Shortly after bringing home my son Jude from the hospital, a package arrived in the mail. The return address on the package indicated it was from Trendy Traditions. Now if I hadn’t been recovering from a c-section, I would have jumped up and down in excitement because I knew … I just knew … that whatever was inside would make me smile. And boy did it ever. If you aren’t familiar with Trendy Traditions,Â now is the perfect time to learn more. TT is the work of husband and wife, Joseph & Melanie Gillespie, and they offer stunning made-to-order rosaries. But don’t just take my word for it; check out their online shop here.Â Good stuff,Â Maynard!
And speaking of good stuff, I’m so thrilled that Melanie, AKA the Rosary Chick, agreed to join our Soup & Stories series today. She shares a recipe for a resilient and delicious black bean soup that’s sure to become a new favorite here at Das Schmidt Haus. Spoons up!
Black bean soup had not touched my lips until I made this recipe, and no other has compared since. Eight years ago, while still making my career in finance, a coworker was expecting a baby. A few of us decided to throw a baby shower on what turned out to be a chilly February evening. The host asked if I would make black bean soup and she passed along this recipe.
Over the years, Iâ€™ve modified it, and the thing I love best is how resilient it is no matter how much I tweak the ingredients according to what might be missing from my cupboard or how many folks Iâ€™m trying to feed. Another thing that I like about the recipe is how it calls for canned goods that can easily be substituted for fresh. So if Iâ€™m in a rush, canned. If I have the time, fresh. Friday during Lent? Leave out the bacon, still yummy! (Letâ€™s face it, without bacon, itâ€™s a *little* less yummy.) Like I said, resilient.
And delicious. I always make this for a crowd and receive numerous requests for the recipe. Not â€œin passing requests,â€ but track-me-down and keep-asking-till-they-get-it requests.
Now, Iâ€™ve made this soup at least a hundred times and served it to as many people or more over the years and passed along the recipe too. We live in the Bible belt/L.A. (Lower Alabama)/Redneck Riviera, take your pick, but the bottom line is there arenâ€™t many Catholics. My husband and I were tickled when a sweet southern Baptist lady asked with all sincerity about why weâ€™d need to put beer in the soup. It never phased me, but if the beer bothers you, feel free to leave it out.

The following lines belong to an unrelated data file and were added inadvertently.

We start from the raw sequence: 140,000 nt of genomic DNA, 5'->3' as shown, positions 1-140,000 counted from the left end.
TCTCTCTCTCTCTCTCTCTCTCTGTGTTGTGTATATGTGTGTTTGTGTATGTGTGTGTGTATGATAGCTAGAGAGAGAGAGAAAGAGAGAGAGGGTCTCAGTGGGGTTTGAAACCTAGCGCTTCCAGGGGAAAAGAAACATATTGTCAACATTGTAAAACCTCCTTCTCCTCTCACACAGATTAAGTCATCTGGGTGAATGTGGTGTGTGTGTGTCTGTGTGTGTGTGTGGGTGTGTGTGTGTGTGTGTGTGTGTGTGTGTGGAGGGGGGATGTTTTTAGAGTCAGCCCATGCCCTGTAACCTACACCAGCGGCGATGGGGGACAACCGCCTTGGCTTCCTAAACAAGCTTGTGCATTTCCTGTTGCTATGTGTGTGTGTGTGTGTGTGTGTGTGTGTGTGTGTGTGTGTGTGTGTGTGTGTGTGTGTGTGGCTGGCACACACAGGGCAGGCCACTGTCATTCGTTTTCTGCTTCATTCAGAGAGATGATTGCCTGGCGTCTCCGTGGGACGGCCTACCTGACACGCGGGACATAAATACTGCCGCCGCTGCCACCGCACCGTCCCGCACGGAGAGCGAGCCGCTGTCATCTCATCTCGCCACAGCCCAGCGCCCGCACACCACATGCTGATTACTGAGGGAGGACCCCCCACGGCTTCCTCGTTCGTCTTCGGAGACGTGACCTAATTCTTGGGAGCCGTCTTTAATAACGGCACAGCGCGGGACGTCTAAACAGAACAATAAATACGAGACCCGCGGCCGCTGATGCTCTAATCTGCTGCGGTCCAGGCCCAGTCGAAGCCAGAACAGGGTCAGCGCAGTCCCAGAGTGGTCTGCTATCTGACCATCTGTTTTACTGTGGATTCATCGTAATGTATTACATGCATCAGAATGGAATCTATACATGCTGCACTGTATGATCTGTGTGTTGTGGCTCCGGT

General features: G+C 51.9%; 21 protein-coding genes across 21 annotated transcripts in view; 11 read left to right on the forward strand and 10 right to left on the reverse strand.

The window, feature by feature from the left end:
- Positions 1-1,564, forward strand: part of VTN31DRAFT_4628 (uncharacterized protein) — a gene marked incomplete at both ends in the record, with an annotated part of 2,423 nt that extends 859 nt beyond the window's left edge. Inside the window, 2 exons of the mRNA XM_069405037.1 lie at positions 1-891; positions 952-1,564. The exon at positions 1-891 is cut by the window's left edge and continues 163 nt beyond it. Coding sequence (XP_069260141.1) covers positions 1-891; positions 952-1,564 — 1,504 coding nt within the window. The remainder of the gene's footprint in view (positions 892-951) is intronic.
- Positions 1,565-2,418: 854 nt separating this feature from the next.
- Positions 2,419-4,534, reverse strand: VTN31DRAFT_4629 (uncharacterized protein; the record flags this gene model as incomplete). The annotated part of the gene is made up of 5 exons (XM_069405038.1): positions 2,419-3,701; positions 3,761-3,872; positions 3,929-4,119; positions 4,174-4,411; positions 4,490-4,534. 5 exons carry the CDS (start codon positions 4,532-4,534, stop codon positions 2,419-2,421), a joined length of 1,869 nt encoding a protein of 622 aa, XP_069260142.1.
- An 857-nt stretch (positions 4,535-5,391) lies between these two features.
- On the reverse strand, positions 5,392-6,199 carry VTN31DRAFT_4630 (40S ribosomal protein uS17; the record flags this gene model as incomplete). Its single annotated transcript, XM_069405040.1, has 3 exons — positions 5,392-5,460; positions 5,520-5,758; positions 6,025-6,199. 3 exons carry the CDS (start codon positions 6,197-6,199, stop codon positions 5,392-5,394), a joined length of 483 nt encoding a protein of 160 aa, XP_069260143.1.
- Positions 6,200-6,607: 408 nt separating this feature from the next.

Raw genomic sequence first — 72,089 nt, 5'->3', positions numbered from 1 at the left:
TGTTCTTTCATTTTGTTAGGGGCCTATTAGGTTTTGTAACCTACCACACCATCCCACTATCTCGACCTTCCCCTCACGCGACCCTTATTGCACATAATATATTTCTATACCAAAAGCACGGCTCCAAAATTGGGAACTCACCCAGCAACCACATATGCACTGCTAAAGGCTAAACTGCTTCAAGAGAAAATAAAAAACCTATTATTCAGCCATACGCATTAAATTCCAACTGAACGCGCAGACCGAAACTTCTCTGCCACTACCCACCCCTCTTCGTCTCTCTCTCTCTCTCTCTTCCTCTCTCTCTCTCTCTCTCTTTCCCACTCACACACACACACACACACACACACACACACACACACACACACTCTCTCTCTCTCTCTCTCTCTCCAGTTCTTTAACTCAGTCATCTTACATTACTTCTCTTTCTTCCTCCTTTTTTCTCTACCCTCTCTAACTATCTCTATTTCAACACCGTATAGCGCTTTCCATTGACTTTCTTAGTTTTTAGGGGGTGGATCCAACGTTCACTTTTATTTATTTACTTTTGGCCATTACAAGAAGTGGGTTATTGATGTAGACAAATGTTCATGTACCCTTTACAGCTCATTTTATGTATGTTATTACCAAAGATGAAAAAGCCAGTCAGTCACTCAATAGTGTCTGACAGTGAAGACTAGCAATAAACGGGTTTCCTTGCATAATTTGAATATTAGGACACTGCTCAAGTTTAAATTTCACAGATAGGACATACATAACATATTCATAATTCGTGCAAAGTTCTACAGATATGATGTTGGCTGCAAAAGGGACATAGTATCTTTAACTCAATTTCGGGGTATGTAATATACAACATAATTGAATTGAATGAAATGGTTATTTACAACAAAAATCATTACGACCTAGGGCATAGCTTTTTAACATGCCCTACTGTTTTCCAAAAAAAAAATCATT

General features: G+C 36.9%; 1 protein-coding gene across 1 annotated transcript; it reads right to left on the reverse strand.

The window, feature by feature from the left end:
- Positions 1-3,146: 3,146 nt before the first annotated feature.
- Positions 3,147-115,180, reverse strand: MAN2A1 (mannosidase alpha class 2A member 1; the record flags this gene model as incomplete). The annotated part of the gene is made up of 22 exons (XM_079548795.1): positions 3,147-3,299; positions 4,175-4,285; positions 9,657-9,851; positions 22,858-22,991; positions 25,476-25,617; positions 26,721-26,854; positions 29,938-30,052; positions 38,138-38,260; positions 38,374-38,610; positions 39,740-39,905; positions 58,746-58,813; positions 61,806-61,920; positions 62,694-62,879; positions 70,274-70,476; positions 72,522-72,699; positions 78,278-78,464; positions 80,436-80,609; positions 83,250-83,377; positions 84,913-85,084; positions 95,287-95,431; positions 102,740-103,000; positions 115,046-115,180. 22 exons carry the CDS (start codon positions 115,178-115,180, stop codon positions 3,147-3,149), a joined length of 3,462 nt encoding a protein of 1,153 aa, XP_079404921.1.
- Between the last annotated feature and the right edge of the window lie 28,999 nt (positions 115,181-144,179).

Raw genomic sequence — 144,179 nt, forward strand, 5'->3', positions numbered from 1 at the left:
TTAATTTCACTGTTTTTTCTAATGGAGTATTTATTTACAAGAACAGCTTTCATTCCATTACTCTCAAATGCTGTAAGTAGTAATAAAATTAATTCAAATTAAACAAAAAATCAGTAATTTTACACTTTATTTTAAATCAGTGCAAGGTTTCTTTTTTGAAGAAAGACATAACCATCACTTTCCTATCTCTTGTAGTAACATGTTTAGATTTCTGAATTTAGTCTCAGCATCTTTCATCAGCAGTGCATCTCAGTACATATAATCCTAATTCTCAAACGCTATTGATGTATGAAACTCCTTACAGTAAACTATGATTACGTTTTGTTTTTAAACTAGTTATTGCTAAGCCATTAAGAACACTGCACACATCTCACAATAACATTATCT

Seriously, itâ€™s super hearty and packed full of flavor. Donâ€™t underestimate its appeal to children either. Mine love it!
Prep time is about 15-20 minutes and cook time is about 20-30 minutes, then as long as you want it to simmer.Â The hardest part is chopping the raw bacon. I suggest placing it in the freezer for 30 minutes or so to firm it up before working with it.
Black Bean Soup (download recipe here)
1 pack of bacon (at least 10 strips), finely chopped
3 medium onions, chopped (about 3 cups)
6 garlic cloves, pressed
1 canÂ (14 1/2-ounces)Â ofÂ reduced-sodium chicken broth
1 1/2 cups canned of chopped tomatoes
2 tablespoons of ketchup
2 teaspoons of Worcestershire sauce
1 tablespoon of chili powder
1 bottle or can of your favorite beer
4 cans (eachÂ 15 1/2-ounces) of black beans, drained but not rinsed
1 bunch cilantro (my favorite!)
Juice of 1 lime
Thinly sliced scallions
Put the bacon into a large heavy pot and place it over medium heat. Cook until it starts to give up its fat, about 5 minutes. Stir in the onions and cook, stirring, until they start to turn translucent, about 4 minutes. Stir in the garlic and cook until you can smell it, about 1 minute. Add the broth, tomatoes, ketchup, Worcestershire sauce, and chili powder. Stir in the beans, turn the heat to high, and bring to a boil. Add the canÂ of beer. Adjust the heat so that the soup is bubbling gently and cook for 10 minutes.
Meanwhile, pick off all the thick stems from the cilantro. Wash it and shake dry. Chop the cilantro coarsely and, once the soup hasÂ been simmering 10 minutes,Â stir in the cilantro. Cook until the soup is thickened, about 5 minutes. Stir in the lime juice. Serve with the garnishes.
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Read all Soup & Stories entries here.